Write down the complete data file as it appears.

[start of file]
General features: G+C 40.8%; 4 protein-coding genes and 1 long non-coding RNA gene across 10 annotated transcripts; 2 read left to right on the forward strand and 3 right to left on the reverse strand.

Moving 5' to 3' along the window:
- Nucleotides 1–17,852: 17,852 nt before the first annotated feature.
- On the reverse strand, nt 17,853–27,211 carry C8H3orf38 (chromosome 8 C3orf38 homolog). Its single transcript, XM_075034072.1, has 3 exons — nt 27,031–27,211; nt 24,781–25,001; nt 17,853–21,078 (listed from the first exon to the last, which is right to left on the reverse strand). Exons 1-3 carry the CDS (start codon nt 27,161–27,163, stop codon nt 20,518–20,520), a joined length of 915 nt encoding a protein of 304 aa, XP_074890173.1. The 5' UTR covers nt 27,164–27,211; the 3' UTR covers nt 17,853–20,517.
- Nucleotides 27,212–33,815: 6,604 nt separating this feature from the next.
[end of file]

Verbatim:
General features: G+C 40.8%; 4 protein-coding genes and 1 long non-coding RNA gene across 10 annotated transcripts; 2 read left to right on the forward strand and 3 right to left on the reverse strand.

Moving 5' to 3' along the window:
- Nucleotides 1–17,852: 17,852 nt before the first annotated feature.
- On the reverse strand, nt 17,853–27,211 carry C8H3orf38 (chromosome 8 C3orf38 homolog). Its single transcript, XM_075034072.1, has 3 exons — nt 27,031–27,211; nt 24,781–25,001; nt 17,853–21,078 (listed from the first exon to the last, which is right to left on the reverse strand). Exons 1-3 carry the CDS (start codon nt 27,161–27,163, stop codon nt 20,518–20,520), a joined length of 915 nt encoding a protein of 304 aa, XP_074890173.1. The 5' UTR covers nt 27,164–27,211; the 3' UTR covers nt 17,853–20,517.
- Nucleotides 27,212–33,815: 6,604 nt separating this feature from the next.